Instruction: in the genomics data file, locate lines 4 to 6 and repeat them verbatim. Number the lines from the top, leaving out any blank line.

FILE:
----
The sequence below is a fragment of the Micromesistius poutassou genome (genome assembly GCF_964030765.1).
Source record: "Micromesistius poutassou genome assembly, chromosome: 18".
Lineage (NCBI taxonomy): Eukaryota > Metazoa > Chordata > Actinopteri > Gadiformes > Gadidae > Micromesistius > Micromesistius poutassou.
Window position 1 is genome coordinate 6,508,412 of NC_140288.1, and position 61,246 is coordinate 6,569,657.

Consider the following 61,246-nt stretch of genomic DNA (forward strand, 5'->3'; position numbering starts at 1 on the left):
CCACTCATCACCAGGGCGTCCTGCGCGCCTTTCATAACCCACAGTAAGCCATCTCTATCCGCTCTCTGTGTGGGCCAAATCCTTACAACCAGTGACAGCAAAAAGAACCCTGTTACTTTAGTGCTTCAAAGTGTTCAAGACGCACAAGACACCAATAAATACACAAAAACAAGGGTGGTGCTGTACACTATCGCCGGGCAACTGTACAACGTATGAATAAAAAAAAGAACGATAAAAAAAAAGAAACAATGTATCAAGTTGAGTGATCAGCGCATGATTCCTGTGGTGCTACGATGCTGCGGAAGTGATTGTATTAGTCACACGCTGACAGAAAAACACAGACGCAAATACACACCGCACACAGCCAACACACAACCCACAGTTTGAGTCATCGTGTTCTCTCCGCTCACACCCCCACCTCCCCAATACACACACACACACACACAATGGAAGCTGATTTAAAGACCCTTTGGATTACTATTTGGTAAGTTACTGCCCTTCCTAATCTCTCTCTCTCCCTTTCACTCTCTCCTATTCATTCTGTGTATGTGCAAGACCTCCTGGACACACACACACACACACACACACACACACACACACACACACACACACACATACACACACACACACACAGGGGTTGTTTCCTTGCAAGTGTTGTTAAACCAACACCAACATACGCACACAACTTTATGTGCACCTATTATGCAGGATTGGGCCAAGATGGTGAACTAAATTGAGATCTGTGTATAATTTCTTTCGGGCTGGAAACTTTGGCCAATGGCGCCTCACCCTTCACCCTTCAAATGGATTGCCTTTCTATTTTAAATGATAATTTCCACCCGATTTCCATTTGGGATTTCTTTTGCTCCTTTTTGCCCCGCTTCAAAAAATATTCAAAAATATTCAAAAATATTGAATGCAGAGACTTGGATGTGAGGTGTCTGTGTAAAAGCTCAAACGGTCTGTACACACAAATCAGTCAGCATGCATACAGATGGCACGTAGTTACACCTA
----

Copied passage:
Window position 1 is genome coordinate 6,508,412 of NC_140288.1, and position 61,246 is coordinate 6,569,657.

Consider the following 61,246-nt stretch of genomic DNA (forward strand, 5'->3'; position numbering starts at 1 on the left):
CCACTCATCACCAGGGCGTCCTGCGCGCCTTTCATAACCCACAGTAAGCCATCTCTATCCGCTCTCTGTGTGGGCCAAATCCTTACAACCAGTGACAGCAAAAAGAACCCTGTTACTTTAGTGCTTCAAAGTGTTCAAGACGCACAAGACACCAATAAATACACAAAAACAAGGGTGGTGCTGTACACTATCGCCGGGCAACTGTACAACGTATGAATAAAAAAAAGAACGATAAAAAAAAAGAAACAATGTATCAAGTTGAGTGATCAGCGCATGATTCCTGTGGTGCTACGATGCTGCGGAAGTGATTGTATTAGTCACACGCTGACAGAAAAACACAGACGCAAATACACACCGCACACAGCCAACACACAACCCACAGTTTGAGTCATCGTGTTCTCTCCGCTCACACCCCCACCTCCCCAATACACACACACACACACACAATGGAAGCTGATTTAAAGACCCTTTGGATTACTATTTGGTAAGTTACTGCCCTTCCTAATCTCTCTCTCTCCCTTTCACTCTCTCCTATTCATTCTGTGTATGTGCAAGACCTCCTGGACACACACACACACACACACACACACACACACACACACACACACACACACATACACACACACACACACAGGGGTTGTTTCCTTGCAAGTGTTGTTAAACCAACACCAACATACGCACACAACTTTATGTGCACCTATTATGCAGGATTGGGCCAAGATGGTGAACTAAATTGAGATCTGTGTATAATTTCTTTCGGGCTGGAAACTTTGGCCAATGGCGCCTCACCCTTCACCCTTCAAATGGATTGCCTTTCTATTTTAAATGATAATTTCCACCCGATTTCCATTTGGGATTTCTTTTGCTCCTTTTTGCCCCGCTTCAAAAAATATTCAAAAATATTCAAAAATATTGAATGCAGAGACTTGGATGTGAGGTGTCTGTGTAAAAGCTCAAACGGTCTGTACACACAAATCAGTCAGCATGCATACAGATGGCACGTAGTTACACCTA